|Seismic surveys are an important component of LITHOPROBE research.
These experiments involve generating seismic energy by compressing
and/or shearing the earth at one point, and receiving the energy
at a second point. The path the waves travel through the earth
is dependent upon rock properties. Sophisticated data processing
techniques allow geologic structures to be imaged and rock properties
to be constrained. When this information is combined with other
geological, geophysical and geochemical data, interpretations
of crustal structure and evolution can be made.
reflection surveys use vibroseis
trucks as the seismic energy source.
When a truck reaches a specified source point, an on-board
hydraulic system depresses a central
plunger against the ground raising the 20,000 kg truck into
the air. Then, the hydraulic system vibrates the mass of the
truck over a precisely controlled frequency band (e.g., 10
to 56 Hz). Typically, four vibroseis trucks are operated synchronously
and the resulting data permits mapping crustal structures to
depths up to 50 km. The energy produced by these trucks is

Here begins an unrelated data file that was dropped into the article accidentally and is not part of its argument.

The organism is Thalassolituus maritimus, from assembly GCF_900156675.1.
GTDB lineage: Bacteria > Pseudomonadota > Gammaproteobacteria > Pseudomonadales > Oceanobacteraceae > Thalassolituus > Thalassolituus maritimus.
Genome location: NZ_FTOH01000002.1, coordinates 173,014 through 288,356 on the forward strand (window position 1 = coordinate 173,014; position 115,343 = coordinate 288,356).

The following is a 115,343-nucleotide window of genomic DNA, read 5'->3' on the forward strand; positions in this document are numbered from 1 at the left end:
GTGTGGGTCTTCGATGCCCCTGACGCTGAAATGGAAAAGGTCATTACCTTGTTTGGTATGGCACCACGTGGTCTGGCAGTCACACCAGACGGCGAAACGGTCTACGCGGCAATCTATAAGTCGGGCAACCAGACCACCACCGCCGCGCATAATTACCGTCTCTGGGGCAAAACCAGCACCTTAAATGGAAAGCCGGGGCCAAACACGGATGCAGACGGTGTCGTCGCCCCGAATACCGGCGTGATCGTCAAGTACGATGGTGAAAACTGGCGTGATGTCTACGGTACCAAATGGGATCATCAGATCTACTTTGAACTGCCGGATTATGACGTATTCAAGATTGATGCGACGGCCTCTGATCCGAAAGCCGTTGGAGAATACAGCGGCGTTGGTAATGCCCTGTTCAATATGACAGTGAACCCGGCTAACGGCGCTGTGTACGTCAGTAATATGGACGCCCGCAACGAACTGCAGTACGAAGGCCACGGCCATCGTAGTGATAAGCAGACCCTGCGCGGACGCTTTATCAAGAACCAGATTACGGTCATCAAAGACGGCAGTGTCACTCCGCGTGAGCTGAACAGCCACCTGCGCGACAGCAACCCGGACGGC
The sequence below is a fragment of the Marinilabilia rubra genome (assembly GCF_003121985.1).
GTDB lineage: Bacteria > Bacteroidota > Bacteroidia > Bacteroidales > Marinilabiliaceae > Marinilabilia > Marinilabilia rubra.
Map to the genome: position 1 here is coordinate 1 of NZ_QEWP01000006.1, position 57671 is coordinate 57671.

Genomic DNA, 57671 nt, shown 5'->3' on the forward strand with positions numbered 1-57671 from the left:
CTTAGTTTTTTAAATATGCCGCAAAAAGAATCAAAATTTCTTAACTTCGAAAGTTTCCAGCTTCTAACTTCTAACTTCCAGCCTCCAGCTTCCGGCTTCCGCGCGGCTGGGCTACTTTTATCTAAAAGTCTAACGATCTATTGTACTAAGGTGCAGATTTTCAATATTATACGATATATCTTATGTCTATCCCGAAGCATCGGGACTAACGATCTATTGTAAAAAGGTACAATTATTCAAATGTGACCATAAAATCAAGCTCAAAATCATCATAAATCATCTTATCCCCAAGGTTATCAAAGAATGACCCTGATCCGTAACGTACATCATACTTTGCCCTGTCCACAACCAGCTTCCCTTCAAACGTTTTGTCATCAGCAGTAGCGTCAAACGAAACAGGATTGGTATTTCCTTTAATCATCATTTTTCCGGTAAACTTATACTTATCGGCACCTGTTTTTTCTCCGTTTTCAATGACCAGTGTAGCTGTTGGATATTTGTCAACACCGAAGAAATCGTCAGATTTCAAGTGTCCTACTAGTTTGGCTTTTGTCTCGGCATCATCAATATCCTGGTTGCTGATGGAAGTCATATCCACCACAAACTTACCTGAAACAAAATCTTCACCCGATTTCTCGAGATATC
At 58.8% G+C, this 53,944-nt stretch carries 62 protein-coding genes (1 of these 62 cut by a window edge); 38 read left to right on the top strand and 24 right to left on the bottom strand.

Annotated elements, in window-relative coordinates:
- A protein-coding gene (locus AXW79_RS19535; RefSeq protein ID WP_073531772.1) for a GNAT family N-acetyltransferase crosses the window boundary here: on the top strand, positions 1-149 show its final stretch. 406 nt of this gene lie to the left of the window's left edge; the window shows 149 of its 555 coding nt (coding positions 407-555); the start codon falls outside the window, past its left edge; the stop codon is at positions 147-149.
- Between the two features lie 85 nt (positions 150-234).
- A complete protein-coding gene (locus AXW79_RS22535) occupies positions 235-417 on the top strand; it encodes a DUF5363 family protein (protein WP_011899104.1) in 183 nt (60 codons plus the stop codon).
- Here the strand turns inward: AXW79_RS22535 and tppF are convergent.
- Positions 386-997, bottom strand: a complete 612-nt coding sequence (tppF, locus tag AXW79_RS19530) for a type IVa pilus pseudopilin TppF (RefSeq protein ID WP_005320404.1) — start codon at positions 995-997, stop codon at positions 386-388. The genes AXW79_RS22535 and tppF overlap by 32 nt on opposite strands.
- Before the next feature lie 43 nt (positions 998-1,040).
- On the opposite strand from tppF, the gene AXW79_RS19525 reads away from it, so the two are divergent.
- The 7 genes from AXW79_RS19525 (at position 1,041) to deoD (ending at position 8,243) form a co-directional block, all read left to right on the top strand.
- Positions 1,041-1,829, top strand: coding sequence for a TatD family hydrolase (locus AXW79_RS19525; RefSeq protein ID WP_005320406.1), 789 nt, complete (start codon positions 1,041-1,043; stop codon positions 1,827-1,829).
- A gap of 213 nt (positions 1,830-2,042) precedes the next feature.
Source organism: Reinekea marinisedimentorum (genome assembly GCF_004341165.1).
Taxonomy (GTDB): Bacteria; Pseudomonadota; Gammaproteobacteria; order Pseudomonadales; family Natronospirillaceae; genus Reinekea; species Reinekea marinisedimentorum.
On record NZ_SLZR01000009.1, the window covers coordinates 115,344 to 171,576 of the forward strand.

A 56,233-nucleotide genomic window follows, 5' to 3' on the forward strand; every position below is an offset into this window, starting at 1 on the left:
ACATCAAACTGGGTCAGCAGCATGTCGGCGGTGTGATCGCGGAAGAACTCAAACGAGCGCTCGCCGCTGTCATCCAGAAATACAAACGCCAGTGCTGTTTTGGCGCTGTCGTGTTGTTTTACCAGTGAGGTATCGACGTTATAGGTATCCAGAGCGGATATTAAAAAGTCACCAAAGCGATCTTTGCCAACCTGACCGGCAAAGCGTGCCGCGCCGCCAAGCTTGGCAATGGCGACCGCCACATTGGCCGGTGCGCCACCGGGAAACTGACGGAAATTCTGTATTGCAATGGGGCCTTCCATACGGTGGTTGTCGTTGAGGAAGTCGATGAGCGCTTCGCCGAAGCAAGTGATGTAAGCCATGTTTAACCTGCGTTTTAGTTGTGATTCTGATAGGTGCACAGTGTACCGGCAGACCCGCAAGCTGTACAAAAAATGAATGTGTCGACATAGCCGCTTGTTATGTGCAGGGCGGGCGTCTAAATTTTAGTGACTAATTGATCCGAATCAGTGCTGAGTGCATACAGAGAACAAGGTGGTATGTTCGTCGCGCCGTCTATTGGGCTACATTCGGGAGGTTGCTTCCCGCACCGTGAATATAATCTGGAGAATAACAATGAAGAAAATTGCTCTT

recorded by an array of 240 (or more) geophones. Click for
more information on the seismic reflection method.
In the summer of 1995 as part of the Alberta Basement Transect,
an experiment was carried out to image not only crustal structure,
but structure in the upper mantle. The upper mantle is normally
a very poorly reflective region, suggesting that the mantle
rocks exhibit gradual contrasts in properties. However, conventional
crustal reflection surveys may not generate enough energy to
clearly detect subtle structures at upper mantle depths. Therefore,
to explore the upper mantle using standard techniques, twelve
20,000 kg vibrators were operated simultaneously (see picture
Stay tuned to find out what was discovered beneath Southern